Yes: Well done! Tell us about your success stories. What have you learned and where you have you saved just because you took the time to read your bill?

Also, every six months or so don’t forget to reassess. You may have the ability to switch providers or utility carriers and save money. A little bit of research can go a long way.

No: There is no time to lose. Pull out your most recent statements and start reading them. Understanding what it costs to run your household will help you determine how to be more frugal.

If your heating bill is high, think about turning down the heat when you are not home. If your trash pick up has gradually increased in price, consider switching companies to save money.

With small bills, every dollar counts; don’t ignore even the smallest discount available on your monthly services. Smaller utility bills mean more personal income available for saving, spending, giving, or investing.

The Bottom Line: Make a Statement

To make a true statement about yourself and your family you need to know your financial bottom line. Make time every month to read and understand your household statements. Never hesitate to give a company or business a call and ask about charges, fees or line items you don’t understand.

Above all remember that your diligence in reading your statements will help create a clear financial picture for you and help you steward your resources better each and every day.

Be Bold. Be Frugal. Be Financially Free.

This post is part of Frugal Friday at Life as Mom.

Rachael shares financial tips from her kitchen table surrounded by her two active toddlers and her husband.  God has moved her from corporate life into His grace as an at-home wife!  She shares about her passion for motherhood and life five days a week at
To Be a Mom…

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4 comments to Be Bold! Make a Statement!

  • Very nice post, Rachael.
    I wanted to add a few things that have saved us some money over the past year. We really shopped around for internet services a year ago and got an amazing deal with Comcast Cable. I hadn’t even considered cable companies for internet for the longest time, but we ended up getting internet and unlimited phone (local and long distance) for only $45 per month. Now our year is coming to an end, so I will be calling other providers this month to see what our options will be BEFORE our rates switch to a much higher rate.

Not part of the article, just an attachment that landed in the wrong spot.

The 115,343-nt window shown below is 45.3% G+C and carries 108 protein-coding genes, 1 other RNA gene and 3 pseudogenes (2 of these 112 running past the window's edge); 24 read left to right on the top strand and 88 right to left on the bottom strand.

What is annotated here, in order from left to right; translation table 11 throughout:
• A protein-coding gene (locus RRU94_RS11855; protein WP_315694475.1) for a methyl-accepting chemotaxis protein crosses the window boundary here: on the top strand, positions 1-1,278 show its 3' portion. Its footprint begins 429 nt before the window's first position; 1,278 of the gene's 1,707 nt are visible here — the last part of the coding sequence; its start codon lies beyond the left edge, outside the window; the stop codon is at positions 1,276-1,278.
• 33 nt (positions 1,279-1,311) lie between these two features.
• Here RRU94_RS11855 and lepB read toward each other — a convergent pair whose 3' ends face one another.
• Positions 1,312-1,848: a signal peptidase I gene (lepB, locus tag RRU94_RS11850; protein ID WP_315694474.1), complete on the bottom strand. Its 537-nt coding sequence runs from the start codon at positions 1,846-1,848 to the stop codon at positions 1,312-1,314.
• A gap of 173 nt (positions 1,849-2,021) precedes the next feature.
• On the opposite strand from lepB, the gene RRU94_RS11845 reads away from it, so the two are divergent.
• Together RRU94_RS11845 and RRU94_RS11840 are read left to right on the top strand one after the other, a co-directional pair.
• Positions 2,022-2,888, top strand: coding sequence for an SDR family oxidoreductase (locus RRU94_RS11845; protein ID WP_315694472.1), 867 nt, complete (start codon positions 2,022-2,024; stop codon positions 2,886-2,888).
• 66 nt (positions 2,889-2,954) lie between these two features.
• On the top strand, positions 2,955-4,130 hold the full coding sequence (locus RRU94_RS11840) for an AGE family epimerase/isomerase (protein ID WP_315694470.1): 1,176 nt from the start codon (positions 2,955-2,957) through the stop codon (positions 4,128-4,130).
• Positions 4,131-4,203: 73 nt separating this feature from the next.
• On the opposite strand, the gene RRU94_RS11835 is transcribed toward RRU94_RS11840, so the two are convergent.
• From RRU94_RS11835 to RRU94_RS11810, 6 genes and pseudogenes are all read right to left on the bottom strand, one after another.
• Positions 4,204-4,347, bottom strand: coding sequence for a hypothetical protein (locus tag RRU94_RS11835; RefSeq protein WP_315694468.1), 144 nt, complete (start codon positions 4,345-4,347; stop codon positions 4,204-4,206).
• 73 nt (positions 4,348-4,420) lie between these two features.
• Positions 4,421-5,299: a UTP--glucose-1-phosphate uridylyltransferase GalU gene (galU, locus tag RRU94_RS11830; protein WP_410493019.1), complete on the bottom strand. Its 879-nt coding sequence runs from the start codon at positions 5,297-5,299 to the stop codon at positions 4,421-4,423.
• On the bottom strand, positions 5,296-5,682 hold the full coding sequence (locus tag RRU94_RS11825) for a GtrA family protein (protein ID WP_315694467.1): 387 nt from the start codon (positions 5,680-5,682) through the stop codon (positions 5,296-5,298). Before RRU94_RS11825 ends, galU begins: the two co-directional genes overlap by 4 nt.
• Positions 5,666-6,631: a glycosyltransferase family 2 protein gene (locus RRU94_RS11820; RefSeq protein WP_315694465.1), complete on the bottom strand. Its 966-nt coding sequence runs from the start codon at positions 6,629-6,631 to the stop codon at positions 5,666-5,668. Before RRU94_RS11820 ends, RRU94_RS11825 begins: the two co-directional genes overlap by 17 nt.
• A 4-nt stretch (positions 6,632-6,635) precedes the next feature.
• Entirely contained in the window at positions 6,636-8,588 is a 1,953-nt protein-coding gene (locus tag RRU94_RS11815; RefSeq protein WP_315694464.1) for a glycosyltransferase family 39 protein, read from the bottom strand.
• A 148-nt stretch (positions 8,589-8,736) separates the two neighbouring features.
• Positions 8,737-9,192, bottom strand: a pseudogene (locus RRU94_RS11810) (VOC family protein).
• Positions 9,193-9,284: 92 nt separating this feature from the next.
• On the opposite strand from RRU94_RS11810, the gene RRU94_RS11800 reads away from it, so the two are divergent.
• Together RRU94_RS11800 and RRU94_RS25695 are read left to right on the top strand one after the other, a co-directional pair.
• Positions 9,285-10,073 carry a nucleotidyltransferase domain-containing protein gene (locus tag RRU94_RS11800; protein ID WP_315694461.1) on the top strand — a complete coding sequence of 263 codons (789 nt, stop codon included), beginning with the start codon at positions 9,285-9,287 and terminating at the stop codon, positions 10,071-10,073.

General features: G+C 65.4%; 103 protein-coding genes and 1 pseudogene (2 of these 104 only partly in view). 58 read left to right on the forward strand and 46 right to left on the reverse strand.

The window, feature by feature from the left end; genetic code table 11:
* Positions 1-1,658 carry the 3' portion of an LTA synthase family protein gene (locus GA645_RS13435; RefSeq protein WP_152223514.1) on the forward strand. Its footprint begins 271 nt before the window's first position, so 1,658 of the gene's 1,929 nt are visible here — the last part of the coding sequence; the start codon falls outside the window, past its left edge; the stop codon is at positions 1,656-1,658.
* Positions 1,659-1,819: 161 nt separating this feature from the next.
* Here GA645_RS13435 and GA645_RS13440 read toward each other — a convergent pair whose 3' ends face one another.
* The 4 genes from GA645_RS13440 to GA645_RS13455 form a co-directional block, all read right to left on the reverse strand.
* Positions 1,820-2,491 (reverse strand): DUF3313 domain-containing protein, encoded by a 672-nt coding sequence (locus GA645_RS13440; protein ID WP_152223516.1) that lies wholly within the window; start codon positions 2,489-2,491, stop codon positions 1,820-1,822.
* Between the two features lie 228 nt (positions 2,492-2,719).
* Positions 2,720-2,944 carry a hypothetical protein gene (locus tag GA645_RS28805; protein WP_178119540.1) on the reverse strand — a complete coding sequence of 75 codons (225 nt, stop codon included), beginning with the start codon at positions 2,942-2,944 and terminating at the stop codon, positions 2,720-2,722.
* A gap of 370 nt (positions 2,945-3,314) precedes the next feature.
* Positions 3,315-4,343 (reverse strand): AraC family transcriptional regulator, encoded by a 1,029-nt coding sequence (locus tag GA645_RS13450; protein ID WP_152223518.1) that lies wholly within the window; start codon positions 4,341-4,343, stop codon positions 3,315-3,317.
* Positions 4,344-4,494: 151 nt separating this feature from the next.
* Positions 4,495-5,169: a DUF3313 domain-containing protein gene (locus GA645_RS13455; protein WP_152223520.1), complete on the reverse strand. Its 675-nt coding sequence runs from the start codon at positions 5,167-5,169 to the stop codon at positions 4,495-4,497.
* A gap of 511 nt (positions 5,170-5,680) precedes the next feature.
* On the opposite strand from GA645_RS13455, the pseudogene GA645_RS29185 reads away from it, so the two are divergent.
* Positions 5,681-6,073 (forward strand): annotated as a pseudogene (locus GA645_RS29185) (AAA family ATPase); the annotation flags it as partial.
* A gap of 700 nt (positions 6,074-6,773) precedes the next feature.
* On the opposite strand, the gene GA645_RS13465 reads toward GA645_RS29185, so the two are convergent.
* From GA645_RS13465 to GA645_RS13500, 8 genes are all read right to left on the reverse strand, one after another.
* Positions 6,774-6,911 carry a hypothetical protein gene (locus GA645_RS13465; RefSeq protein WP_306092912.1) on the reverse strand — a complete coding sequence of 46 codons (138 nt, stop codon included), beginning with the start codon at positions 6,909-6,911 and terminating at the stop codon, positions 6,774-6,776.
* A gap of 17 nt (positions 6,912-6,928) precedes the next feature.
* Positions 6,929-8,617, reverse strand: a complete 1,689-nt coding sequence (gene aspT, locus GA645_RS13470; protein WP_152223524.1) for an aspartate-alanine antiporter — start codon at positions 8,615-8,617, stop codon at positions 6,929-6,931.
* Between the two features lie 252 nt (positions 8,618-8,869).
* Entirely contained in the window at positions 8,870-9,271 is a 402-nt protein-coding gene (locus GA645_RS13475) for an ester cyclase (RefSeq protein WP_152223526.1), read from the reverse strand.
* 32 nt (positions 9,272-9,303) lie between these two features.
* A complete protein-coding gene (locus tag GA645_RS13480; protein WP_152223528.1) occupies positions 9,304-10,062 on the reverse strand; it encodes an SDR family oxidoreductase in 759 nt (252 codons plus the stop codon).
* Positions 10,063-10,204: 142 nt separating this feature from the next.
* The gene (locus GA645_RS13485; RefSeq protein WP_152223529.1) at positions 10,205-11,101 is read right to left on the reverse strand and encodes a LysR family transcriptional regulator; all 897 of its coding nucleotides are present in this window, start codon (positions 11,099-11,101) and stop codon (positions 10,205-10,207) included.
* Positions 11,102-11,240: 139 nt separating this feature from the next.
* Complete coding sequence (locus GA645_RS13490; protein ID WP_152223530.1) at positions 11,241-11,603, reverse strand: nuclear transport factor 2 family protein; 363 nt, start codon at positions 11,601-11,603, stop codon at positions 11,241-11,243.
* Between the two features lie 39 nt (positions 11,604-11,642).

Also, there were a number of times that our service wasn’t working. So, I dialed our provider after it was restored and asked for a refund. It isn’t much, but we got refunds for one day’s rates for each day that our service was out.


  • I definitely balance the checkbook regularly… about every 3 days or so. I have a friend who posted on facebook the other day that she was balancing her checkbook for the first time in 4 years. That seems insane! She says she just keeps an “idea” of how much money she has in her head.

    I don’t know about others but some months I *must* know how much money I have down to the dollar because during tight months we draw the checking account almost all the way down. I can’t have a margin of error when I do that and since I’m unwilling to use a credit card just to make sure I don’t overdraft, accurate record keeping is essential.

    Not to mention the fact that someone cashed a forged check on my account last month. If I was like my friend and only balanced my checkbook every few years they would have gotten away with the money!